The Cranfield Forensic Institute and the ISIS Neutron and Muon Source at the Rutherford Appleton Laboratory are offering, in partnership with the British Museum, a fully-funded PhD studentship on the archaeometallurgy of Iran during the Bronze Age-Iron Age transition (c. 1200–800 BCE). The student will investigate an exceptional collection of artefacts that includes substantial quantities of bladed weaponry.
We are looking for someone with training in the physical and/or archaeological sciences with an interest in Near Eastern archaeology and cultural heritage preservation.
You will develop non-destructive, neutron imaging and compositional analytical techniques at the ISIS Neutron and Muon Source to investigate complex metalworking techniques in use at this time, including bimetallic manufacturing (e.g. objects made of both bronze and iron), casting on, and riveting assembly.
You will also use state-of-the-art materials analytical facilities at the Cranfield Forensic Institute to analyse the wider assemblage of material (>200 artefacts) and narrow down a subset for investigation at ISIS. The project will address key questions about the relationship between iron- and bronze-working techniques during a period of early iron use, touching on broader questions of how innovations spread and how technological systems transform. Because the materials for study were seized as part of law enforcement investigations pending repatriation, the analyses will also contribute to broader efforts to track, and ultimately prevent, illegal trafficking in antiquities.
The studentship forms part of a broader collaborative effort between the CFI and the British Museum, providing the student with additional professional development opportunities, including a network of scholars working in heritage science. The funding covers tuition, a stipend at the UKRI rate (currently £15,609 for the 2021-2022 academic year), and a travel and subsistence allowance of £2000 pa.
Iron and steel are fundamental innovations for the modern world, but their origins and the dynamics of their spread in the late 2nd and early 1st millennia remain topics of major debate in the archaeology of the ancient Near East. Scholars have debated the degree to which early iron metallurgists built upon pre-existing copper-alloy metallurgical traditions of smelting ores and shaping metal.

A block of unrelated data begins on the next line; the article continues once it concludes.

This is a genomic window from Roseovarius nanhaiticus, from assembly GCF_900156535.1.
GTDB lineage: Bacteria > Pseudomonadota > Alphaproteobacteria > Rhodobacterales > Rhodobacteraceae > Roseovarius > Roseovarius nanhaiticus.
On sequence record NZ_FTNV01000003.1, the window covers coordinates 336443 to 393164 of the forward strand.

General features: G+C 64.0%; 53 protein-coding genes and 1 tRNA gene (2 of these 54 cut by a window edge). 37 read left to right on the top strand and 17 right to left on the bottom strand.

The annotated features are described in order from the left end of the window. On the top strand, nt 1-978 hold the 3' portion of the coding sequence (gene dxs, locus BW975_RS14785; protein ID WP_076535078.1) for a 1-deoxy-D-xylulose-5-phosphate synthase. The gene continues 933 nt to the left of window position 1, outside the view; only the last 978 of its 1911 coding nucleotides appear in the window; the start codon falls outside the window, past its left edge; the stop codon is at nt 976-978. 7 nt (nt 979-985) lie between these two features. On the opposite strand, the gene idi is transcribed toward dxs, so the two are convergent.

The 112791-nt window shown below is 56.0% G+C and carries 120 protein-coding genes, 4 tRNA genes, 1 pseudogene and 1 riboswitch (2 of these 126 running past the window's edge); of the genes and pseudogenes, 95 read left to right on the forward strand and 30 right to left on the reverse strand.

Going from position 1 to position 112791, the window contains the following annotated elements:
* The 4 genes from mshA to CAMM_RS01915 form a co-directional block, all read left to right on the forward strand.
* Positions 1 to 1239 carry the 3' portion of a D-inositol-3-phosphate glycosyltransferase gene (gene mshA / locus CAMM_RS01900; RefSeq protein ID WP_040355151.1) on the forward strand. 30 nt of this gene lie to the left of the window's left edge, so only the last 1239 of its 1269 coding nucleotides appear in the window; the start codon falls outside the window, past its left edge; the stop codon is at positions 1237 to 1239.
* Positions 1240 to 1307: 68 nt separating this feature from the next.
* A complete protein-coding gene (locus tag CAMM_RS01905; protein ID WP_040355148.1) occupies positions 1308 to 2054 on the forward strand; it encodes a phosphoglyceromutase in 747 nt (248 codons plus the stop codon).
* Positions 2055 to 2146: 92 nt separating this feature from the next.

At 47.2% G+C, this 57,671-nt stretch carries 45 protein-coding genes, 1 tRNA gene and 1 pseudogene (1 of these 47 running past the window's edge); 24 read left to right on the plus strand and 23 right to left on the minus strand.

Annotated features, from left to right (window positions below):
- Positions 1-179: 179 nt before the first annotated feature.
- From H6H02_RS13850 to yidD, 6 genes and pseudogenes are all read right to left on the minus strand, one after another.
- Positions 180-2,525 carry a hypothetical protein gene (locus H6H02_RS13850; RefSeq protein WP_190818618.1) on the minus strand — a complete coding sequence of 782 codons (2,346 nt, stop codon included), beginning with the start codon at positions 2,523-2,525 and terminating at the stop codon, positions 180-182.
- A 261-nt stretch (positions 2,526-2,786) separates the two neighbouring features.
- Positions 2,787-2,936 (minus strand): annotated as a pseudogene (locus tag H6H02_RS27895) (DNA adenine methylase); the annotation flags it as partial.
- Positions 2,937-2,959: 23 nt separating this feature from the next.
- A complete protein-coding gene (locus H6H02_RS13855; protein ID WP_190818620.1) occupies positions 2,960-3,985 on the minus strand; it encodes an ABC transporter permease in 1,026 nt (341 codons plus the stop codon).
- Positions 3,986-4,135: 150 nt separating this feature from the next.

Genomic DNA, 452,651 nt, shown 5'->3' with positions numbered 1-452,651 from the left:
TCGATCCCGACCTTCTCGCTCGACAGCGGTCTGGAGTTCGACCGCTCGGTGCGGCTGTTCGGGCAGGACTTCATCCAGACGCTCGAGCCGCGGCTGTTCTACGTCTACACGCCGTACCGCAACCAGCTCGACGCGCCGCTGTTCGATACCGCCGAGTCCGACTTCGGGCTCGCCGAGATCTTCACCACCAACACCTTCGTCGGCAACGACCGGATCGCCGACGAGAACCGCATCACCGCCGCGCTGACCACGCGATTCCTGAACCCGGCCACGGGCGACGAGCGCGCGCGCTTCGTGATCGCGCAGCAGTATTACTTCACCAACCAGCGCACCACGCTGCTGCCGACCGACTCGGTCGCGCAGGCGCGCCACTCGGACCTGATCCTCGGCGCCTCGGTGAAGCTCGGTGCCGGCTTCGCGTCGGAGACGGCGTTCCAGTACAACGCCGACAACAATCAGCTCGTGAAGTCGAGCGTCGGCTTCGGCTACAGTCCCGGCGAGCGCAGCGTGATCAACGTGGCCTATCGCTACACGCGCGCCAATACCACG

The joint ISIS-Cranfield PhD studentship, centring on the analysis of an extensive collection of bronze and iron artefacts from north-west and western Iran, provides a unique and timely opportunity to explore metal fabrication techniques and technological choices during the Bronze Age-Iron Age transition. The material for analysis consists of more than 200 bronze and iron objects, mostly bladed weaponry, some of which involved complex fabrication techniques.
These materials were seized by law enforcement and were turned over to the British Museum for repatriation. As part of this process, the museum authorities have agreed to permit scientific analysis of the materials, both to illuminate the metallurgical technologies of the period and to conduct forensic analyses, which may help to inform on patterns of looting and illicit trafficking of antiquities.
The British Museum has a well-established track record on advising UK law enforcement, and other international organisations, on stolen or trafficked antiquities, and has agreements in place for their display, research, publication and repatriation.
Facilitated by a generous travel and subsistence allowance, the project provides an exceptional opportunity to work between three different institutions, each with their own unique profile of archaeology, physical sciences, forensics and heritage research. The Cranfield Forensic Institute (CFI) has a long history of excellence in archaeological materials science, particularly the study of pyrotechnologies like metallurgy, ceramics, and glass. Recent hires and accompanying laboratory renovations have expanded and intensified these capacities and further developed existing expertise on issues of cultural heritage under threat.
The Institute has facilities for a wide range of compositional and structural analytical techniques, including optical and scanning electron microscopy (SEM), X-ray fluorescence spectrometry (XRF), and Laser Ablation-Inductively Coupled Plasma Mass Spectrometry (LA-ICP-MS). Of further relevance to the present studentship is the cumulative expertise among CFI staff in the archaeology of the ancient Near East.
ISIS has a sustained commitment to applying non-invasive neutron techniques to historic and archaeological materials, especially bladed weaponry. Through the project, the student will work at the forefront of methodological developments applying neutron techniques to archaeological and heritage science. The investigation on the artefacts will support the development of Tomography Driven Diffraction (TDD) and imaging- and resonance-based elemental analysis at ISIS, in particular IMAT for TDD, INES for neutron diffraction and elemental analysis, and possibly other instruments like ENGIN-X and CHRONUS for cross-validating results and further microstructural and compositional analysis.
The British Museum, one of the premier heritage institutions in the world, has long had a commitment to Near Eastern archaeology, and has played a vital role in combatting antiquities trafficking and illicit looting of archaeological sites. The student will have the opportunity to participate in public engagement, including the design of museum displays, related to this project. In addition, links with the British Museum will connect the student to a vibrant research community, with a decades-long tradition of archaeological and heritage science.
During the course of PhD research, you will:
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